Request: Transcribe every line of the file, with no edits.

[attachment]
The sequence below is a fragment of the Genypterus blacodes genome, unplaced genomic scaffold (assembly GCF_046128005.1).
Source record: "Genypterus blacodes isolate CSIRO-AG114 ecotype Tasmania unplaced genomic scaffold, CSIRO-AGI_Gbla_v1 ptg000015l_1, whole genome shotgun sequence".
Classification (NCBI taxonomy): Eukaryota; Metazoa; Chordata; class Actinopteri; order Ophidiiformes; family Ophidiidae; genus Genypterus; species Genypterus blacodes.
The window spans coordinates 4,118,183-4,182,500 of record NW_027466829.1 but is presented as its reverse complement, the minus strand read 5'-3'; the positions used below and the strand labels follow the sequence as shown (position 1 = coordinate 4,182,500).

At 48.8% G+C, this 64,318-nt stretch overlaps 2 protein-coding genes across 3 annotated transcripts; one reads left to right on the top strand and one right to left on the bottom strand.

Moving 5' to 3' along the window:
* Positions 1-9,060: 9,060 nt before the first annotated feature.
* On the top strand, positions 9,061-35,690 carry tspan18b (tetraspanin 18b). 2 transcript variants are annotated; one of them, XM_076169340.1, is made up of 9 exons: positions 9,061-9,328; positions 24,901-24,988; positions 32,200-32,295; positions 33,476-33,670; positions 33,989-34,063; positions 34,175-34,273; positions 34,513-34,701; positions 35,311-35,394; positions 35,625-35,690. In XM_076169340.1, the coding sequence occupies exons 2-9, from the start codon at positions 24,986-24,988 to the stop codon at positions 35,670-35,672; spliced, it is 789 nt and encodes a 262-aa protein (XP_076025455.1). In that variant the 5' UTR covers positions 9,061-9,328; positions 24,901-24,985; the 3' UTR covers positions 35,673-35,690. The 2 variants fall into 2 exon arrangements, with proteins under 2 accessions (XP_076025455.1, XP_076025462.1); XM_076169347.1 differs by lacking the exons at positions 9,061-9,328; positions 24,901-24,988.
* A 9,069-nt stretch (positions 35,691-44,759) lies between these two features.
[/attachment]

The sequence below is a fragment of the Genypterus blacodes genome, unplaced genomic scaffold (assembly GCF_046128005.1).
Source record: "Genypterus blacodes isolate CSIRO-AG114 ecotype Tasmania unplaced genomic scaffold, CSIRO-AGI_Gbla_v1 ptg000015l_1, whole genome shotgun sequence".
Classification (NCBI taxonomy): Eukaryota; Metazoa; Chordata; class Actinopteri; order Ophidiiformes; family Ophidiidae; genus Genypterus; species Genypterus blacodes.
The window spans coordinates 4,118,183-4,182,500 of record NW_027466829.1 but is presented as its reverse complement, the minus strand read 5'-3'; the positions used below and the strand labels follow the sequence as shown (position 1 = coordinate 4,182,500).

At 48.8% G+C, this 64,318-nt stretch overlaps 2 protein-coding genes across 3 annotated transcripts; one reads left to right on the top strand and one right to left on the bottom strand.

Moving 5' to 3' along the window:
* Positions 1-9,060: 9,060 nt before the first annotated feature.
* On the top strand, positions 9,061-35,690 carry tspan18b (tetraspanin 18b). 2 transcript variants are annotated; one of them, XM_076169340.1, is made up of 9 exons: positions 9,061-9,328; positions 24,901-24,988; positions 32,200-32,295; positions 33,476-33,670; positions 33,989-34,063; positions 34,175-34,273; positions 34,513-34,701; positions 35,311-35,394; positions 35,625-35,690. In XM_076169340.1, the coding sequence occupies exons 2-9, from the start codon at positions 24,986-24,988 to the stop codon at positions 35,670-35,672; spliced, it is 789 nt and encodes a 262-aa protein (XP_076025455.1). In that variant the 5' UTR covers positions 9,061-9,328; positions 24,901-24,985; the 3' UTR covers positions 35,673-35,690. The 2 variants fall into 2 exon arrangements, with proteins under 2 accessions (XP_076025455.1, XP_076025462.1); XM_076169347.1 differs by lacking the exons at positions 9,061-9,328; positions 24,901-24,988.
* A 9,069-nt stretch (positions 35,691-44,759) lies between these two features.